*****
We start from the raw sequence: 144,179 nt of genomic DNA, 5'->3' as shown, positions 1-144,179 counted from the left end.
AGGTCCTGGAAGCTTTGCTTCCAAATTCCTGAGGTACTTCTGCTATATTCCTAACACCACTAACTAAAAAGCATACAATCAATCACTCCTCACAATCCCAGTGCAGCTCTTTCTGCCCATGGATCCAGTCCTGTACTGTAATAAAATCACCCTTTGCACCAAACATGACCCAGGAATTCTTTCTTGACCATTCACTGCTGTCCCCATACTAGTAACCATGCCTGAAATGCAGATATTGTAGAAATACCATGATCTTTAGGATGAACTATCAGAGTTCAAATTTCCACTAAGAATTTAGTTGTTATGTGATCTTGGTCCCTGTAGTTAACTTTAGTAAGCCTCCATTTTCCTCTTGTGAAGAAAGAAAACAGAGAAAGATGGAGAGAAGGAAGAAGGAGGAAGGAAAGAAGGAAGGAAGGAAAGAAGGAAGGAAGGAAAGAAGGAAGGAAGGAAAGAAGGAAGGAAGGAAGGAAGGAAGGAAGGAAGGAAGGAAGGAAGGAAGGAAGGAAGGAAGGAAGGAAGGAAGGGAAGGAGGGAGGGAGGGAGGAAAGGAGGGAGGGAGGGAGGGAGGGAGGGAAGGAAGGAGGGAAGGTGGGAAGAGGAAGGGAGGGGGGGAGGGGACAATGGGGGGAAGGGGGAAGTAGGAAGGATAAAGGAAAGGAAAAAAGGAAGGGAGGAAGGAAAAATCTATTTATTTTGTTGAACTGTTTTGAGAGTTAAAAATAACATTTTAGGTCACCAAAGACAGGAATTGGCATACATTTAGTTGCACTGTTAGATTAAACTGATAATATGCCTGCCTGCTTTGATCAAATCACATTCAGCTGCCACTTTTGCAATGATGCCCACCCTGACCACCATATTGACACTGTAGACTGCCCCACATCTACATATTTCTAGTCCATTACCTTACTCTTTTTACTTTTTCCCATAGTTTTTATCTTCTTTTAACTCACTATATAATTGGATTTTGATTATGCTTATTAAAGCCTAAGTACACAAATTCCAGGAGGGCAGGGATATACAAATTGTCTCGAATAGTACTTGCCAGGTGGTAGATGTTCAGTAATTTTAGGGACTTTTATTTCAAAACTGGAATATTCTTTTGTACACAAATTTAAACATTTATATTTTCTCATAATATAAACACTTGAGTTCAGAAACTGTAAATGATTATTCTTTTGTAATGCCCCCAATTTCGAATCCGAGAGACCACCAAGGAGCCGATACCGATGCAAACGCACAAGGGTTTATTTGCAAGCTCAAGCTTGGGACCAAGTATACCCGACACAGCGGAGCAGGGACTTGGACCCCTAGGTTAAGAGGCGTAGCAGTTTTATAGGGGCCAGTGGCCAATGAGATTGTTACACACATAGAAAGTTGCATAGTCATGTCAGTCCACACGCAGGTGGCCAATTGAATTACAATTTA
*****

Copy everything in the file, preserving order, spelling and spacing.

We start from the raw sequence: 144,179 nt of genomic DNA, 5'->3' as shown, positions 1-144,179 counted from the left end.
AGGTCCTGGAAGCTTTGCTTCCAAATTCCTGAGGTACTTCTGCTATATTCCTAACACCACTAACTAAAAAGCATACAATCAATCACTCCTCACAATCCCAGTGCAGCTCTTTCTGCCCATGGATCCAGTCCTGTACTGTAATAAAATCACCCTTTGCACCAAACATGACCCAGGAATTCTTTCTTGACCATTCACTGCTGTCCCCATACTAGTAACCATGCCTGAAATGCAGATATTGTAGAAATACCATGATCTTTAGGATGAACTATCAGAGTTCAAATTTCCACTAAGAATTTAGTTGTTATGTGATCTTGGTCCCTGTAGTTAACTTTAGTAAGCCTCCATTTTCCTCTTGTGAAGAAAGAAAACAGAGAAAGATGGAGAGAAGGAAGAAGGAGGAAGGAAAGAAGGAAGGAAGGAAAGAAGGAAGGAAGGAAAGAAGGAAGGAAGGAAAGAAGGAAGGAAGGAAGGAAGGAAGGAAGGAAGGAAGGAAGGAAGGAAGGAAGGAAGGAAGGAAGGAAGGAAGGGAAGGAGGGAGGGAGGGAGGAAAGGAGGGAGGGAGGGAGGGAGGGAGGGAAGGAAGGAGGGAAGGTGGGAAGAGGAAGGGAGGGGGGGAGGGGACAATGGGGGGAAGGGGGAAGTAGGAAGGATAAAGGAAAGGAAAAAAGGAAGGGAGGAAGGAAAAATCTATTTATTTTGTTGAACTGTTTTGAGAGTTAAAAATAACATTTTAGGTCACCAAAGACAGGAATTGGCATACATTTAGTTGCACTGTTAGATTAAACTGATAATATGCCTGCCTGCTTTGATCAAATCACATTCAGCTGCCACTTTTGCAATGATGCCCACCCTGACCACCATATTGACACTGTAGACTGCCCCACATCTACATATTTCTAGTCCATTACCTTACTCTTTTTACTTTTTCCCATAGTTTTTATCTTCTTTTAACTCACTATATAATTGGATTTTGATTATGCTTATTAAAGCCTAAGTACACAAATTCCAGGAGGGCAGGGATATACAAATTGTCTCGAATAGTACTTGCCAGGTGGTAGATGTTCAGTAATTTTAGGGACTTTTATTTCAAAACTGGAATATTCTTTTGTACACAAATTTAAACATTTATATTTTCTCATAATATAAACACTTGAGTTCAGAAACTGTAAATGATTATTCTTTTGTAATGCCCCCAATTTCGAATCCGAGAGACCACCAAGGAGCCGATACCGATGCAAACGCACAAGGGTTTATTTGCAAGCTCAAGCTTGGGACCAAGTATACCCGACACAGCGGAGCAGGGACTTGGACCCCTAGGTTAAGAGGCGTAGCAGTTTTATAGGGGCCAGTGGCCAATGAGATTGTTACACACATAGAAAGTTGCATAGTCATGTCAGTCCACACGCAGGTGGCCAATTGAATTACAATTTA